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December 2018 / January 2019
Feature

Watch out world, Spring King mean business

Spring King are here to make summer approximately 4352423 times better with their infectious indie tunes - and their new album’s imminent.
Published: 2:38 pm, June 15, 2018
Watch out world, Spring King mean business
In case you hadn’t noticed, Spring King are back. Their brilliant debut saw them hurtling forward, held together by gaffer tape, good luck and buckets of hope, as they tried to come to terms with their demons.

‘Animal’, the first taste of new album ‘A Better Life’, sees them moving faster. There’s a streamlined purpose and just as much hope.

“’Animal’ takes you two hundred miles an hour, and by the end of it, you’ve got rid of all the demons. You’ve shaken them out,” starts Tarek Musa before adding a smile. “It’s a workout.”

“Guitar-wise, it’s inspired by Pantera. Not that it sounds anything like it. I was really getting back into heavy music,” explains Pete Darlington, who set out to write 100 riffs for this record.

“The spirit of a lot of that stuff is there. For me, that song was the first time we captured the first step of what we needed to do next. It was the first time we knew where to go. It captures the essence of what the next record. It has the energy of the old stuff, but it sounds bigger; it’s heavier, but it’s super melodic as well. All of those things, they’re the new record.”

“The new record feels like one of those shots of ginger. It’s the most concentrated form of what you can get,” adds Tarek.

“Every single element of every single song has been carefully looked at and thought about, from a writing perspective, lyrical perspective, production perspective,” Pete continues. “There’s no fat anywhere. It’s super lean the whole way. It’s intense. And we know we’re an intense-sounding band anyway.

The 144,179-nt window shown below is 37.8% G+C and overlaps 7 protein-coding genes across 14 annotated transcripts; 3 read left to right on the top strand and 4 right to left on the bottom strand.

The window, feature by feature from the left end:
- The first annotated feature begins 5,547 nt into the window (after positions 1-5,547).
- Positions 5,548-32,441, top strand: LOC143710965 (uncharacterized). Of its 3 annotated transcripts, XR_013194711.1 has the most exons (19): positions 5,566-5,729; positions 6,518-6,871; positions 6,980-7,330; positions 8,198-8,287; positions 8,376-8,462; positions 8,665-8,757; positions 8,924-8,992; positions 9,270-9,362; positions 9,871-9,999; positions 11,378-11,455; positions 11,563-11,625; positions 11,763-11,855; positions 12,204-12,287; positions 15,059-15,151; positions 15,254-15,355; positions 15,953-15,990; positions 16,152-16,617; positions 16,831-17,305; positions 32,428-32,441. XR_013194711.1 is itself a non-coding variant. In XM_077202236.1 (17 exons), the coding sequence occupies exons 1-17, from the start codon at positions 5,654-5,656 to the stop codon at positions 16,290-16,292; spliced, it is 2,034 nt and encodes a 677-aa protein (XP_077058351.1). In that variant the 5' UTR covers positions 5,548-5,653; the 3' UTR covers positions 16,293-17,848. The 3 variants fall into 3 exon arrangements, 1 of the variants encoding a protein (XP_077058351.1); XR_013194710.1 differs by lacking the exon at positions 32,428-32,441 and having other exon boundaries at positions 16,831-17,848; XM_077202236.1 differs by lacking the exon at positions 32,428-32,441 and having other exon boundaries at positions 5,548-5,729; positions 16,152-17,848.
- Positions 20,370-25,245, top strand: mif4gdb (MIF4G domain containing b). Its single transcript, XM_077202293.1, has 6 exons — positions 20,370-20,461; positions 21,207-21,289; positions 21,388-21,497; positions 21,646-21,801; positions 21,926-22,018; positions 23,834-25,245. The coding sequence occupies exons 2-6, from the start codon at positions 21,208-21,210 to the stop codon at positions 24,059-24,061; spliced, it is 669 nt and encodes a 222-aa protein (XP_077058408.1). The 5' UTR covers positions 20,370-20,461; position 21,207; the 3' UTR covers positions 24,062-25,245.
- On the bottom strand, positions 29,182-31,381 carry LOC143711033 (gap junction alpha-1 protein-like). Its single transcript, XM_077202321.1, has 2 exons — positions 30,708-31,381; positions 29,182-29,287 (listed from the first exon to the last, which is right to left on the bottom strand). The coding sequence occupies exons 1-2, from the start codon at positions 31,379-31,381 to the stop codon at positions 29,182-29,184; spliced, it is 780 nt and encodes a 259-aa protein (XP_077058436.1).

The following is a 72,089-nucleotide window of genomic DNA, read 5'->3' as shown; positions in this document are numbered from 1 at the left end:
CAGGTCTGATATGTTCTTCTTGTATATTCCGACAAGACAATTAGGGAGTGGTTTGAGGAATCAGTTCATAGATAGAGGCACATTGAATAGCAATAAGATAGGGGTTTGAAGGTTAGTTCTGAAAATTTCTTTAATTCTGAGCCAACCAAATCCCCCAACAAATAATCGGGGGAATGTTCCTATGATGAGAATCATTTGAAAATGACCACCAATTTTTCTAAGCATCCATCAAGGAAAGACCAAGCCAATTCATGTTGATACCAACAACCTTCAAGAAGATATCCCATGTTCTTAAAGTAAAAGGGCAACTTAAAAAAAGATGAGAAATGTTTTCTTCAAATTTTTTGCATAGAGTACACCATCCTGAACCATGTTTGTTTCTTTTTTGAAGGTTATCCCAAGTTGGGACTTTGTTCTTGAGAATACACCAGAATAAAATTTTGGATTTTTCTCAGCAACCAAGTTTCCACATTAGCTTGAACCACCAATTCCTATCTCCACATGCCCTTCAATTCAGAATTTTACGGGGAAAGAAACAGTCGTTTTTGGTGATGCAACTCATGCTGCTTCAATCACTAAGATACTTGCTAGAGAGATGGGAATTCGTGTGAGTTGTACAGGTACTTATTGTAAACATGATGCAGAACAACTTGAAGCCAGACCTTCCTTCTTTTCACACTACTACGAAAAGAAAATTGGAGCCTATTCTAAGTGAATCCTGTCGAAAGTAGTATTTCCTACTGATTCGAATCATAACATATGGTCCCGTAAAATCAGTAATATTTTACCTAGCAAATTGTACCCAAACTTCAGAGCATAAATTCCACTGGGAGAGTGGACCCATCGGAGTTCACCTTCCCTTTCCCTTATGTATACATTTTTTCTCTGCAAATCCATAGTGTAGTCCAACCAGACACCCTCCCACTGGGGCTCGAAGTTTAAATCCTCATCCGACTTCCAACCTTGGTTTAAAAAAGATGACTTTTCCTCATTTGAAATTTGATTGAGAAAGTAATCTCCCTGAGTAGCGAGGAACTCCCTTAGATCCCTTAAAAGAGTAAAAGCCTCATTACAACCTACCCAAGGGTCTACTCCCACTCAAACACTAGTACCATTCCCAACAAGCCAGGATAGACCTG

“Listening back, it feels like you’ve been on a bit of a ride. That’s the dream for me. I want people to listen through it, and feel like they’ve been through something, an emotional experience of some kind. There’s a lot of different vibes on the record. There’s some stuff that makes me think, shit, are we really going out there? I love the songs though. We’re just experimenting a little bit. It’s still the same band, it’s just something a bit different.”



“I always love recording in bedrooms, that’ll always be a thing for me, but for Spring King, it’s all about growth and not doing the same thing twice,” offers Tarek. “It’s about having an awareness of where you are, and where you want to go.”

And the band are aiming big. They’ve already announced a supermassive UK tour, with all roads leading to London’s Forum and Manchester’s The Ritz.

“We’re feeling ambitious and confident,” Pete begins. “We’re feeling happy with the music we’ve put together. It’s a big step up for us.

“It was put up or shut up,” adds James Green. “We’d love to do The Ritz; we’d love to do The Forum, so let’s do them. They’ll be the biggest shows we’ve ever done. It’s nice to stamp our authority on it and show people we mean business.

“It could be the biggest mistakes of our lives,” starts Pete. “But it doesn’t feel like that at all.”

‘A Better Life’ has been a workout in itself. Months of talking, dissecting, finding their feet and working out what Spring King can become have all been poured into the band’s second record, from the title and beyond.